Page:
Big Game Hunting Should Be Allowed

Powerful Essays
Since the European colonization of eastern Africa, big game hunting, also know as "trophy hunting", has been a very controversial topic. During the early days of trophy hunting, dwindling numbers of some of the world’s most unique and prized wildlife was not a problem like it is today. When a trophy hunting dentist from Minnesota paid $55,000 to kill a prized African lion, he unintentionally reignited the heated debate concerning big game hunting. Wildlife conservationists and hunters debate the impact of hunting on the economy and the environment. Legal hunting can be controlled without government intervention, and the expensive sport of trophy hunting could generate a large sum of money to support conservation efforts.

Wildlife conservationists are constantly working to supervise the rivers, forest, and other natural resources of Africa in order to preserve and protect them through prudent management. In Kenya, laws against trophy hunting has assisted these conservationists in maintaining wildlife populations. However, park rangers face a huge battle against the illegal poaching of these rare trophy animals, such as lions and elephants. In Asia, the demand for ivory continues to surge, despite the long-time ban on its international trade. The demand is so high that the Tanzanian government has developed plans to construct a commercial highway through the Serengeti in order to more efficiently trade goods with Asia (“The Need for Serengeti Watch”). However, the highway will also provide a faster route to the coast for ivory smugglers. The controversy surrounding the highway and its positive or negative effects on the economy, Tanzania as a whole, and the Serengeti is countless. Despite the debate over its benefits and...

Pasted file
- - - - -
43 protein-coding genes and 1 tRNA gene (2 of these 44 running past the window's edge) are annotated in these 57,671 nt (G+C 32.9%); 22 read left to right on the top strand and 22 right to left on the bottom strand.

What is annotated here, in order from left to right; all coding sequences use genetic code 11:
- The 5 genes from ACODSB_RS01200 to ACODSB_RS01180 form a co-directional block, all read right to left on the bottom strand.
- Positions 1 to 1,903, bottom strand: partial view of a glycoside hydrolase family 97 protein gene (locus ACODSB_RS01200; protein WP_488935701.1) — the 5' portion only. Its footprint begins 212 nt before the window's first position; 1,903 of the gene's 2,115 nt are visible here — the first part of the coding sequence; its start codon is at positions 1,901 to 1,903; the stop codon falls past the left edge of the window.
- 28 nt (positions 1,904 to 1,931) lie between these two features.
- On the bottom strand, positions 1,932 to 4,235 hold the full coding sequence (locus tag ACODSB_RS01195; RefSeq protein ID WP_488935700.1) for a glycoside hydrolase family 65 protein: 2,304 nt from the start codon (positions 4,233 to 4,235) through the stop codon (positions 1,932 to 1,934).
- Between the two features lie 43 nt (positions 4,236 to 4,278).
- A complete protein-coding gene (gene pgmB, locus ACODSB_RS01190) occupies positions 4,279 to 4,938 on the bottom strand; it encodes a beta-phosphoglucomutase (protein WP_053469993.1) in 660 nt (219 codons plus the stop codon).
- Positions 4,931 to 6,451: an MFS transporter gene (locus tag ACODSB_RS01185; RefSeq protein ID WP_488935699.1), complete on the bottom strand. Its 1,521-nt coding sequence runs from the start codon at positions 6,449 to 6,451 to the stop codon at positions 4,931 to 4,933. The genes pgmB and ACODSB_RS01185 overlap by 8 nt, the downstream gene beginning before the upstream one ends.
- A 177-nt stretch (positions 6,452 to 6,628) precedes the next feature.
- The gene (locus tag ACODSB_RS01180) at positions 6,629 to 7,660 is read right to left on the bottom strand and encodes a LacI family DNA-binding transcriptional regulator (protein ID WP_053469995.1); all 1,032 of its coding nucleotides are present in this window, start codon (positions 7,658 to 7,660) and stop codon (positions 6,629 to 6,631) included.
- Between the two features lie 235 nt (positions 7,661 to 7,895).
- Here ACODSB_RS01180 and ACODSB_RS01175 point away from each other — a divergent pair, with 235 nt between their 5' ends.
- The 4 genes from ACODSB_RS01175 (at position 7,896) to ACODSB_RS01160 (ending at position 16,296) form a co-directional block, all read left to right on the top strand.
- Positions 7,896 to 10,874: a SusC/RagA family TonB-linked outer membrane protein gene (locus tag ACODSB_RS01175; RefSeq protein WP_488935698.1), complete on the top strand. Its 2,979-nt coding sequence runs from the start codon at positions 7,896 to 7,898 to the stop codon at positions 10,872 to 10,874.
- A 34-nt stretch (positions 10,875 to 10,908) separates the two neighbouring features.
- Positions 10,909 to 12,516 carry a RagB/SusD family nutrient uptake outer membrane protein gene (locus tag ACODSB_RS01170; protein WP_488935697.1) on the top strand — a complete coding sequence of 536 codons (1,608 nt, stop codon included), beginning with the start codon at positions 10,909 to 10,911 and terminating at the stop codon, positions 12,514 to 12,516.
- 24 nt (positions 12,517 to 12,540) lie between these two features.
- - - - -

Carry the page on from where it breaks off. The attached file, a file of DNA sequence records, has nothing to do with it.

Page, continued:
... middle of paper ...

...e, Brian. "A Wartime Alliance." White Hunters: The Golden Age of African Safaris. New York: H. Holt, 1999. 167-73. Print.

Lindsey, P. A., R. Alexander, L. G. Frank, A. Mathieson, and S. S. Romanach. "Potential of Trophy Hunting to Create Incentives for Wildlife Conservation in Africa Where Alternative Wildlife-based Land Uses May Not Be Viable." Animal Conservation 9.3 (2006): 283-91. Print.

Lowery, N. "Revisiting the Ban on African Elephant Ivory." ICE Case Studies. American University, Dec. 2007. Web. 31 July 2015.


"The Need for Serengeti Watch." Serengeti Watch. Web. 31 July 2015.


Whitman, Karyl, Anthony M. Starfield, Henley S. Quadling, and Craig Packer. "Sustainable Trophy Hunting of African Lions." Nature 428.6979 (2004): 175-78. Print.
Get Access